Molly had a cylindrical frame, a pearl white complexion, and always seemed to be on edge whenever she entered a room. She was brought to the clinic by her friend, who informed me that Molly had been showing signs of sleeping difficulties and appetite disturbances. At first sight, Molly seemed distracted by the floor, window, walls and all the items on my desk. She spent so much time looking at different things during our initial five sessions, that I had started to believe the floor was more therapeutic than I.
Molly had seen some difficult times with her friend yet always managed to make him feel relaxed, happy and safe. Molly was her friend’s sole companion and best friend. You see, Molly’s friend had been diagnosed with depression at the age of 15 and he had struggled with deliberate self-harm for 8 years. Molly was sincere and often snuck in with her friend to see me. Her friend always spoke about how helpful Molly was and how she had helped him sail through difficult times. However, recently he had started to feel that his dependence on her was maybe a cause for concern. Molly’s friend was Abdul*.
Abdul* was a 27-year-old man who had previously been employed in a call center. Abdul* first met Molly during a late night shift through common friends. He was initially hesitant to be with her, however, soon he started to enjoy her company more than anyone else’s. Shortly after, Abdul* and Molly were inseparable and often met in secrecy avoiding the public eye. Abdul* spent sessions talking extensively about her and the ways in which she had helped him. To Abdul* it seemed unfair that everyone blamed molly for any mistakes that he made. He was repeatedly suggested, asked as well as forced to avoid Molly and all places associated with her by his well-wishers.
This wasn’t the first time Abdul* was coming to see a therapist because of molly. In the past, Molly had caused Abdul* to lose his job as well as all his close friends. After his previously failed attempt to leave molly, this time he was determined to part ways with her for good. As our sessions started to progress, I saw less and less of Molly and so did Abdul*. And to be true, he was definitely doing much better without her. He had a new job, had various new hobbies as well as started meeting his friends more frequently. His health improved and so did his mood.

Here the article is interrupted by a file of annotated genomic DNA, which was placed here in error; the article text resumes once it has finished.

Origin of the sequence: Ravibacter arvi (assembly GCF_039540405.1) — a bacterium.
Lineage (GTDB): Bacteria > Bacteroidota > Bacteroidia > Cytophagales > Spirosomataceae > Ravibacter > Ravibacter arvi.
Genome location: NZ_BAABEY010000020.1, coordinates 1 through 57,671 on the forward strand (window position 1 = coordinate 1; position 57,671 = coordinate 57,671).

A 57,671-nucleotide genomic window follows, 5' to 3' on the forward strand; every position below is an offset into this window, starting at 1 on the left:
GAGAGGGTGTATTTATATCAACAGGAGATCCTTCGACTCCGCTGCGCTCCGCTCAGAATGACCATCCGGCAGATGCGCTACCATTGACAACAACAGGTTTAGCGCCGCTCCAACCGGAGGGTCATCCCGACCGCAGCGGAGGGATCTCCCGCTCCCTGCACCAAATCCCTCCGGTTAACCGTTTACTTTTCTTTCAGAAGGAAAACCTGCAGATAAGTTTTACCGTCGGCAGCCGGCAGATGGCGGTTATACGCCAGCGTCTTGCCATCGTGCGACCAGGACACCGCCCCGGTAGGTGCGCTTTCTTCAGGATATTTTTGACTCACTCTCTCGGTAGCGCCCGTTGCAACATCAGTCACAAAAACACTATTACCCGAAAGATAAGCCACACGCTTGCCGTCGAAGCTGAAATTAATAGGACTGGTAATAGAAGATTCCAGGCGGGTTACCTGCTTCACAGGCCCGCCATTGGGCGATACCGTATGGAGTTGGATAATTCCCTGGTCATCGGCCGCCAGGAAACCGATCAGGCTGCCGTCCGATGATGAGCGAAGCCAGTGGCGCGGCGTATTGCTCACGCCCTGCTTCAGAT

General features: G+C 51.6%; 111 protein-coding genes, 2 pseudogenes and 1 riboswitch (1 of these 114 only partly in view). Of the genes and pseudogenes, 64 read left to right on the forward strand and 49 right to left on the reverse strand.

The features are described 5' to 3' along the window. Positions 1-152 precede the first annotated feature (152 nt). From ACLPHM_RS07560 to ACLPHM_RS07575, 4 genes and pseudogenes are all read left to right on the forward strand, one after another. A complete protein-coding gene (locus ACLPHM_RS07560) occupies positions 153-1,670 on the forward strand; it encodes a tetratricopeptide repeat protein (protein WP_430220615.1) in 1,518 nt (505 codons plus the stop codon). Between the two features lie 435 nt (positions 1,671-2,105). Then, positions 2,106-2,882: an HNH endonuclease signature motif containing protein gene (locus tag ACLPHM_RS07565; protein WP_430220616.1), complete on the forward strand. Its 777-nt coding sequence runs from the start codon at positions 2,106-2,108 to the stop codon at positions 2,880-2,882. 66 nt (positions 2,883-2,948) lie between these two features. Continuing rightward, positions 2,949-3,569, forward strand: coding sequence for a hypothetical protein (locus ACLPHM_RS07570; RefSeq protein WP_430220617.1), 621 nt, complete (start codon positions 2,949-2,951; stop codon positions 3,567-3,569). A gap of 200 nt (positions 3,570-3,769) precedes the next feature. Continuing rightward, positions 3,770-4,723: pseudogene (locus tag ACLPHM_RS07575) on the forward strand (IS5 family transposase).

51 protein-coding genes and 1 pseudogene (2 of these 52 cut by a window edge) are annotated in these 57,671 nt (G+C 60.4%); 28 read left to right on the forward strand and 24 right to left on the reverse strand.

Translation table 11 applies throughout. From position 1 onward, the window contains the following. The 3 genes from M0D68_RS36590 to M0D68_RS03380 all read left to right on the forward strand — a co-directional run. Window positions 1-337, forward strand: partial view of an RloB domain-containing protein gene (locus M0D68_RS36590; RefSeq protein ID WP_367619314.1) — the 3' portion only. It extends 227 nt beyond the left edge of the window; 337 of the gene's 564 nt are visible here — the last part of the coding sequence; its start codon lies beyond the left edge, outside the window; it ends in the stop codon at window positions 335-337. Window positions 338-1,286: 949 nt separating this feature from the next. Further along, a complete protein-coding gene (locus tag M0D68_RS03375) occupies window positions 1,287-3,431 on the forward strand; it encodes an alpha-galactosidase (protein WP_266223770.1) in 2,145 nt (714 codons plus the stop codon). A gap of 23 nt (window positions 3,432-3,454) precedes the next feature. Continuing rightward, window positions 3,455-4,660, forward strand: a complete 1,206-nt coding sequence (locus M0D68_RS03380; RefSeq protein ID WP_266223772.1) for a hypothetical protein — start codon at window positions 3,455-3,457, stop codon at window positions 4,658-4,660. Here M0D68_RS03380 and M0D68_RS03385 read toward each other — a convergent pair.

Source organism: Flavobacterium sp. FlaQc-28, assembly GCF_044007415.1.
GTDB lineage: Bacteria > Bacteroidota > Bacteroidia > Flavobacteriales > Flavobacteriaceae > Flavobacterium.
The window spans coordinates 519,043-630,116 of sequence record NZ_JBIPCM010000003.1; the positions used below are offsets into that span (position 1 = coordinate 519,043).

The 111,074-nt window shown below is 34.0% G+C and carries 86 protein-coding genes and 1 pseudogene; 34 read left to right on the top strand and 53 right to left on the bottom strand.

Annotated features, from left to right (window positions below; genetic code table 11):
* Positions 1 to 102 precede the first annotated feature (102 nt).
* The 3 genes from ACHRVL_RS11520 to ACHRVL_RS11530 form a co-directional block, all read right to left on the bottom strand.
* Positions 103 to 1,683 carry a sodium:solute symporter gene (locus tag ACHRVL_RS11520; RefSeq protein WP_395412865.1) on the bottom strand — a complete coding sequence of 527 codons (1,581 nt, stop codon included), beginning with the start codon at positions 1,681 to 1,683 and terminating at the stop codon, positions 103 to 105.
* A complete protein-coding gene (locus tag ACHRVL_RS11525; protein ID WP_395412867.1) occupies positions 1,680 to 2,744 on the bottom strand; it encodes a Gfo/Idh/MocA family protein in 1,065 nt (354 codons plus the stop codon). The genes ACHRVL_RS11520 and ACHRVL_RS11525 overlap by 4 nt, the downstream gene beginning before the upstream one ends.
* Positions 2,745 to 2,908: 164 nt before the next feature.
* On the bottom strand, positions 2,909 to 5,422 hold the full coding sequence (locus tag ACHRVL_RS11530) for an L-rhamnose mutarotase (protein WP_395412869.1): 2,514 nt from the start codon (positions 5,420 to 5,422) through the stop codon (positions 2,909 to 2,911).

Molly was no longer a part of Abdul’s* existence.
Molly is a known friend to thousands around the world. She has various other names but officially goes by MDMA. Working with a client with an addiction can be extremely difficult. While the field of mental health itself is stigmatised, addiction seems to earn a worse name than any other form of “insanity”. Addiction is a disease which slowly eats away both the user as well as anyone who dares to be around the user. An essential part of helping someone deal with their addiction is to be able to distinguish them from their disease.
I have met numerous people who call themselves ‘addicts’ or others who refer to them as that. I’m baffled at how easily this disease has been converted into a noun for those who are unfortunate enough to struggle with it. Its absurd to me. Let me help you understand why! If tomorrow someone informs you that they have been diagnosed with cancer, would you start calling them canceric? Of course not! Even the thought is senseless. A person with cancer remains a person exclusive of the ailment, then why doesn’t a person with an addiction?
Having said that, you may ask how is labelling going to change anything? How is calling someone an addict different from saying that they suffer from an addiction? A simple change in the way we address people with an ailment, can either give or take away a sense of control from them. Someone with an addiction will often struggle with the overwhelming power of the drug they abuse. They often feel powerless in the face of their addiction and to get better they need to genuinely believe that they control the drug and not the other way round. A simple change in the way we address this issue goes a long way.
One of the hardest things about working with most cases of addiction is the absence of social support from their immediate family members, which indubitably is essential for their recovery. While substance abuse often leaves other people around the user hurt in various ways, it is equipped with a stronger power to completely destroy lives. As the routine functioning of the abuser goes down, other people around start to pick up their slack. Most people, even those who don’t understand specifics of addiction, still understand the negative consequences associated with it. When this becomes a daily activity for the caregivers, it is only human to experience frustration, and anger towards the person abusing substances. This relationship dynamic exists with almost all mental health concerns, however, one thing that distinguishes addiction from other mental health concerns is that the responsibility and blame of the ailment remains on the user. Use of substances changes the brain chemistry which more often than not is irreversible, which essentially means that addiction is like being on autopilot! To fight and overcome this, they need all the support and empathy they can receive and that’s where viewing ‘addiction as being on autopilot’ helps.
In times where ‘molly’ and ‘meow-meow’ are available at every street along with various other menacing chemical friends waiting for their next bait, we need to wage a war against them and not their victims.
*Name has been changed to maintain confidentiality